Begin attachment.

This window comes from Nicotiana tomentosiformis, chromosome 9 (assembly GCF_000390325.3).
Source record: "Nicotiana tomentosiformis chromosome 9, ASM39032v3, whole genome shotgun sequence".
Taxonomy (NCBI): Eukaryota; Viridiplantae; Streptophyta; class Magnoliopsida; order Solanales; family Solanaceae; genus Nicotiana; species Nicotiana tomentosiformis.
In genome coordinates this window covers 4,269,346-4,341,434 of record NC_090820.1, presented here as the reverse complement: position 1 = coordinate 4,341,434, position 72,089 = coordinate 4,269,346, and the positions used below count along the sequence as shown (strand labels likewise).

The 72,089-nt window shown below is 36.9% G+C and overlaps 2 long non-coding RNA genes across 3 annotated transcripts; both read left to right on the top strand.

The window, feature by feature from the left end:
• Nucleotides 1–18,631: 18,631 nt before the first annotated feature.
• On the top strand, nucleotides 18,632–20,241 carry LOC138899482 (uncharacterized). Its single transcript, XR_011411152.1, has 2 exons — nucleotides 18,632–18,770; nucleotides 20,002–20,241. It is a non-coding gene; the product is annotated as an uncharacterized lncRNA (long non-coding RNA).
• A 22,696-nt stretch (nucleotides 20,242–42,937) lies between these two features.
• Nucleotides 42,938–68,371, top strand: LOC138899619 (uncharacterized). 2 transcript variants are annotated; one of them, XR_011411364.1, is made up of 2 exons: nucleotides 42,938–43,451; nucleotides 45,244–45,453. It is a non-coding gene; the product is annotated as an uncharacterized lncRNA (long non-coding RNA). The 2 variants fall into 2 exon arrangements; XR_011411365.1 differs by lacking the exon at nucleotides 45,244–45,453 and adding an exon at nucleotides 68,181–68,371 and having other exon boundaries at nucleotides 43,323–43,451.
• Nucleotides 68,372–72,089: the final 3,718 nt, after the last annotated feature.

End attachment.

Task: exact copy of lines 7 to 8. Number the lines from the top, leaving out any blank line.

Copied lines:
• Nucleotides 1–18,631: 18,631 nt before the first annotated feature.
• On the top strand, nucleotides 18,632–20,241 carry LOC138899482 (uncharacterized). Its single transcript, XR_011411152.1, has 2 exons — nucleotides 18,632–18,770; nucleotides 20,002–20,241. It is a non-coding gene; the product is annotated as an uncharacterized lncRNA (long non-coding RNA).